|The mission of this site to further the study of eschatology and preterism. Eschatology is from the Greek eschatos, “last,” and signifies the study of “last things.” Eschatology is far and away the most difficult and challenging discipline of Biblical study. The usus loquendi of the prophets was highly figurative; their speech was veiled with poetic exaggeration and metaphors; they wrote in signs and symbols. Without a working familiarity with their method, the prophets are difficult to apprehend.|
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|A comprehensive commentary on
the New Heavens & Earth
Isaiah 65, 66, Joel, and II Peter
This is a game changer!
The new heavens and earth mark the fulfillment of God's eschatological plan.
Learn how the events predicted by Isaiah, Joel, and Peter were fulfilled in the first century AD!
II Peter 3:10-13 and The Day of the Lord
II Peter 3:10-13, with its prediction of the heavens and earth dissolving in a conflagration, stands as one of the major texts relied upon by futurists as proof that Christ's second coming has not occurred. In this article, we look at this passage and decide that it refers to the overthrow of world powers in the first century as Christ assumed the government of the world and put all enemies beneath his feet.
Why I am a Preterist
|This study examines the three
categories of end-time scripture - Time Texts,
Characters & Events, and Symbolic Imagery - and
shows that, alone and together, they testify that the
second coming is an event scripture unequivocally places
within the first generation of believers.
Part I Part II Part III
The Three Story Pyradmid of Biblical Interpretation
Commentary on the
BOOK OF JOEL
Joel's prophecy of the Day of the Lord was cited by Peter in his first sermon on the day of Pentecost. It's imagery was adapted by John in Revelation. The book of Joel thus stands as one of the great "end time" prophecies of Israel's prophets.
|CHAPTER ONE||CHAPTER TWO||CHAPTER THREE|
The Date of the Apocalypse
Head master of Marlborough College, Canon of Westminster, Archdeacon of Westminster, Chaplain to the House of Commons, Dean of Canterbury.
1882 - London
MILTON has spoken of the
Apocalypse as "the majestic image of a high and stately tragedy,
shutting up and intermingling her solemn scenes and acts with a
seven-fold chorus of hallelujahs and harping symphonies." 
In this aspect of the book - though the notion of its dramatic
form must be rejected - we may perhaps be content with the
arrangement which places it as the last book of Holy Writ.
But the whole weight of evidence now tends to prove that it is
not the last book in chronological order ; that it was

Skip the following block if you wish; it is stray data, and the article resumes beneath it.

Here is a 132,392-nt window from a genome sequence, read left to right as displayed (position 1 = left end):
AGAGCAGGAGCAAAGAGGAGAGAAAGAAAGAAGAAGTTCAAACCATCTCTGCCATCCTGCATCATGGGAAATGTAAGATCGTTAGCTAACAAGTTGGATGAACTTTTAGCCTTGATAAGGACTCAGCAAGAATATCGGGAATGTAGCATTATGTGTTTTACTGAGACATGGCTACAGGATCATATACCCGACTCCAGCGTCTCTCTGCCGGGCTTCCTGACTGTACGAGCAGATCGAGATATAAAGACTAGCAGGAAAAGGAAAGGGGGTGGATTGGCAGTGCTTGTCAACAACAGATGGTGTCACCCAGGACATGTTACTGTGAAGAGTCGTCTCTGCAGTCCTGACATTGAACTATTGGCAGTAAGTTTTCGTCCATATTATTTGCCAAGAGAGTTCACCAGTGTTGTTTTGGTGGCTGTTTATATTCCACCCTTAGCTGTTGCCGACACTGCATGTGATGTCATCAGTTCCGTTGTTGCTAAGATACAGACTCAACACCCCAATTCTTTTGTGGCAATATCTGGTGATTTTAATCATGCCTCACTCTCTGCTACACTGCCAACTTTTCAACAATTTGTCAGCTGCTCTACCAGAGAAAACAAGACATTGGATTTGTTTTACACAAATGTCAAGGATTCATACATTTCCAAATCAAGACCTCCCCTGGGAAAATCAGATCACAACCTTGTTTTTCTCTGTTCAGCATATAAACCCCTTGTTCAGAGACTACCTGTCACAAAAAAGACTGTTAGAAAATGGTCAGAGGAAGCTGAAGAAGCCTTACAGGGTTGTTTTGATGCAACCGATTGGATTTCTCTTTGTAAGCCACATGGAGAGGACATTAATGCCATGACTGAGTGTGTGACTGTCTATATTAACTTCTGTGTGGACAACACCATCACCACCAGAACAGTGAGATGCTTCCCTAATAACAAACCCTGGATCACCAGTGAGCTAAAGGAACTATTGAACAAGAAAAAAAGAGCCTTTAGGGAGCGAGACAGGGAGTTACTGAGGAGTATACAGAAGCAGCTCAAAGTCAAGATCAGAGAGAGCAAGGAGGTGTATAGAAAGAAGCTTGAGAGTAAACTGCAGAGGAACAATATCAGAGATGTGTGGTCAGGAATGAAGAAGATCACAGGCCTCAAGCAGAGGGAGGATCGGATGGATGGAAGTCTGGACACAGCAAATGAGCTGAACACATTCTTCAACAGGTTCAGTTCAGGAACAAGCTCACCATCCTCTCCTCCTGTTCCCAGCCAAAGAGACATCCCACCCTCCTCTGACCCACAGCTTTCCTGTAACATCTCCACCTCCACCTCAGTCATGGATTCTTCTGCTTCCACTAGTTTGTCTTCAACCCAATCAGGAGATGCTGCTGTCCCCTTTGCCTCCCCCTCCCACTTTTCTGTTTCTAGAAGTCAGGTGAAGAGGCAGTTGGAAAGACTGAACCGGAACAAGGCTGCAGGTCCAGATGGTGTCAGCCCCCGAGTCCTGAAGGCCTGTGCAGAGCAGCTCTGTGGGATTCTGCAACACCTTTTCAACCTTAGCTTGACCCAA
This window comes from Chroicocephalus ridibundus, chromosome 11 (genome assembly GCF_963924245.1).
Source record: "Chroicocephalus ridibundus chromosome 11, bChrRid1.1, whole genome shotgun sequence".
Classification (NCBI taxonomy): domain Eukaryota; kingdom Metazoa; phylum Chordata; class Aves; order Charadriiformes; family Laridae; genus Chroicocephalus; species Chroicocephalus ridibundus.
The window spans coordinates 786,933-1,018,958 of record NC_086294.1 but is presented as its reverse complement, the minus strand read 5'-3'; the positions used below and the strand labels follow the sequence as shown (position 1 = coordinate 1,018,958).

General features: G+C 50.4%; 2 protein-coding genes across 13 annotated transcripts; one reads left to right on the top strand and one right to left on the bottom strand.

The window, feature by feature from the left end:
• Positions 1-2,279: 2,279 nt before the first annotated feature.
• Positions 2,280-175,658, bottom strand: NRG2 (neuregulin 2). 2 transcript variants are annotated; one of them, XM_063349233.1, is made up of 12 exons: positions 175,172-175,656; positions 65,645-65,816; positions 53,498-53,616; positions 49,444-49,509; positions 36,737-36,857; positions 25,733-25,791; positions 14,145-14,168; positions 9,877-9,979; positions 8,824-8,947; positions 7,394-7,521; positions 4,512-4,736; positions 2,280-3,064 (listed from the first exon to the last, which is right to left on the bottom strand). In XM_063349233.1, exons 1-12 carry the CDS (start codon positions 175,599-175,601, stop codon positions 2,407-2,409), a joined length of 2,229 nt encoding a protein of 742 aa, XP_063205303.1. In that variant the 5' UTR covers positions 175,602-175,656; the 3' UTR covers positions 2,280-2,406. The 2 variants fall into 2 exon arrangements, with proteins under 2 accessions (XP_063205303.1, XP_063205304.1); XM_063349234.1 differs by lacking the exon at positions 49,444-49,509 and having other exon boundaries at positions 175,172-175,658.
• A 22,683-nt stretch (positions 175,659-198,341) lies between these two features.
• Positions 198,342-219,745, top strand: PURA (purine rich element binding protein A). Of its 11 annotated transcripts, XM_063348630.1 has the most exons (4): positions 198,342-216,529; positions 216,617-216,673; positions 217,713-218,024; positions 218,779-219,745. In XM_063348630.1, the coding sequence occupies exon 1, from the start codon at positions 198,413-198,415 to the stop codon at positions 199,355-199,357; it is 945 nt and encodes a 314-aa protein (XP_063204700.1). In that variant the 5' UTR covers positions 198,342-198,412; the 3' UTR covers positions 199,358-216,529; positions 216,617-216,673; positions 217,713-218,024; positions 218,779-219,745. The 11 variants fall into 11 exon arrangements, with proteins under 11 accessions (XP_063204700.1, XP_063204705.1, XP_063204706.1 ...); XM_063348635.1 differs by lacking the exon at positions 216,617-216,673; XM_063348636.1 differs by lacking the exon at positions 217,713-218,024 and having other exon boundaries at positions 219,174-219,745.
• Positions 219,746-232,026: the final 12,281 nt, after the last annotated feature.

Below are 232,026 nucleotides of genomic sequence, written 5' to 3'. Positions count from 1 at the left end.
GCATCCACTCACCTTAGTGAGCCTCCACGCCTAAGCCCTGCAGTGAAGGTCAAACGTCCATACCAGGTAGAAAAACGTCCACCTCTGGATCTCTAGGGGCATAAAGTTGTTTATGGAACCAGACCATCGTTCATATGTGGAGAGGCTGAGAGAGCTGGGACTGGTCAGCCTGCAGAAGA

written nearer the beginning than the end of St. John's period
of apostolic activity amid the Churches of Asia Read >
MILTON has spoken of the Apocalypse as "the majestic image of a high and stately tragedy, shutting up and intermingling her solemn scenes and acts with a seven-fold chorus of hallelujahs and harping symphonies."  In this aspect of the book - though the notion of its dramatic form must be rejected - we may perhaps be content with the arrangement which places it as the last book of Holy Writ. But the whole weight of evidence now tends to prove that it is not the last book in chronological order ; that it was written nearer the beginning than the end of St. John's period of apostolic activity amid the Churches of Asia Read >>>
The Dragon, the Beast, and the Restraining Angel of RevelationTwenty
|In this article, we discuss the identity of Revelation’s dragon, beast, and binding angel of chapter twenty. We will conclude that the latter of these refers to Claudius Caesar in combination with the jus gladii, and the religio licita, which we also identify with the “restrainer” of II Thessalonians two. The dragon and beast we will conclude refer to Rome and the persecution under Nero Caesar. Along the way, we solve many of Revelation’s other riddles. Read >>>||Claudius Caesar|
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The Foundations of Fulfilled Eschatology
As more and more people become serious students of “last things,” the number of those investigating Preterism is constantly increasing. Hence, there is a recurring need to set forth the “first principles” of the Preterist interpretation of scripture. In this article, we will look at the foundations of fulfilled eschatology. Read>>>
Exposition of Revelation Twenty—Twenty-two
Rev. 20 – Revival of the Persecution, Blessed State of the Martyrs, Resurrection of the Dead
The events of this chapter conclude the judgments begun in chapter 17. The battle of Gog & Magog (vv. 7-10) that brings the defeat of the dragon is the same battle that witnessed the defeat of the harlot in chapter 18, and the beast, false prophet, and kings of the earth in chapter 19. They are the same battle; both describe the persecution under Nero. The martyrs and confessors who perish under Nero and the Jews rest in Paradise pending the general resurrection. Following the defeat of his temporal enemies, Christ vanquishes the last enemy, Hadean death. Read >>>
The Great Evolution Debate
Commentary on Matthew Chapter Three
The Eschatology of
John the Baptist
1- In those days
1- In those days
We learn from Luke that this was the fifteenth year of Tiberius Caesar (Lk. 3:1). Roman emperors dated their reigns by calendar years, or from January 1 to December 31 following their accession (the “non-accession” method). Augustus Caesar, who was the reigning emperor when Jesus was born, died August 19, A.D. 14. Thus, the first regnal year of Tiberius would have been the calendar year A.D. 15, making his fifteenth year the calendar year A.D. 29. Read>>>
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